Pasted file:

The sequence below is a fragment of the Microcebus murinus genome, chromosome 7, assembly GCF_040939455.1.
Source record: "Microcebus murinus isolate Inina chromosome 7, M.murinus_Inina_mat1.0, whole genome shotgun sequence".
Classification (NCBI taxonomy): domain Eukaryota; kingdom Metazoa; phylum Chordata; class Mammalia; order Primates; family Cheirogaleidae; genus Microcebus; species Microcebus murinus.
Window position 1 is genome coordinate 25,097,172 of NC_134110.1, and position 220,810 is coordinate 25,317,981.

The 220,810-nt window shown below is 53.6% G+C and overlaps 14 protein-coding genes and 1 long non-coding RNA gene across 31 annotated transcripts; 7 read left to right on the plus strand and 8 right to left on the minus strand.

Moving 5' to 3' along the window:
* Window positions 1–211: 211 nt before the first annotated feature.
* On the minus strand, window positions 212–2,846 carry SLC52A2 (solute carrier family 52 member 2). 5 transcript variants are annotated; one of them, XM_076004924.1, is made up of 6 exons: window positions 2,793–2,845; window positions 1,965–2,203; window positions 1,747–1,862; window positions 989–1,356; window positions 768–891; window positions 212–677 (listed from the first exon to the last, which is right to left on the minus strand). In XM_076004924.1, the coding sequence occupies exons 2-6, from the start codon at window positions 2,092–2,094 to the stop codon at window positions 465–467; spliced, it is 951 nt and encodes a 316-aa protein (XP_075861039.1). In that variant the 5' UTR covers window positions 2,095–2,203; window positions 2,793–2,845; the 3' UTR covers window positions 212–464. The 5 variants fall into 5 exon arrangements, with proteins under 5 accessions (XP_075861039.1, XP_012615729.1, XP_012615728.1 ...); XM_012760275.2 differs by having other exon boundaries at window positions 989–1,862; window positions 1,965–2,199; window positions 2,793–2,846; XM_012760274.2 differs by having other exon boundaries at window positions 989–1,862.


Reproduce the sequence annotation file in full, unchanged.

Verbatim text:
The sequence below is a fragment of the Microcebus murinus genome, chromosome 7, assembly GCF_040939455.1.
Source record: "Microcebus murinus isolate Inina chromosome 7, M.murinus_Inina_mat1.0, whole genome shotgun sequence".
Classification (NCBI taxonomy): domain Eukaryota; kingdom Metazoa; phylum Chordata; class Mammalia; order Primates; family Cheirogaleidae; genus Microcebus; species Microcebus murinus.
Window position 1 is genome coordinate 25,097,172 of NC_134110.1, and position 220,810 is coordinate 25,317,981.

The 220,810-nt window shown below is 53.6% G+C and overlaps 14 protein-coding genes and 1 long non-coding RNA gene across 31 annotated transcripts; 7 read left to right on the plus strand and 8 right to left on the minus strand.

Moving 5' to 3' along the window:
* Window positions 1–211: 211 nt before the first annotated feature.
* On the minus strand, window positions 212–2,846 carry SLC52A2 (solute carrier family 52 member 2). 5 transcript variants are annotated; one of them, XM_076004924.1, is made up of 6 exons: window positions 2,793–2,845; window positions 1,965–2,203; window positions 1,747–1,862; window positions 989–1,356; window positions 768–891; window positions 212–677 (listed from the first exon to the last, which is right to left on the minus strand). In XM_076004924.1, the coding sequence occupies exons 2-6, from the start codon at window positions 2,092–2,094 to the stop codon at window positions 465–467; spliced, it is 951 nt and encodes a 316-aa protein (XP_075861039.1). In that variant the 5' UTR covers window positions 2,095–2,203; window positions 2,793–2,845; the 3' UTR covers window positions 212–464. The 5 variants fall into 5 exon arrangements, with proteins under 5 accessions (XP_075861039.1, XP_012615729.1, XP_012615728.1 ...); XM_012760275.2 differs by having other exon boundaries at window positions 989–1,862; window positions 1,965–2,199; window positions 2,793–2,846; XM_012760274.2 differs by having other exon boundaries at window positions 989–1,862.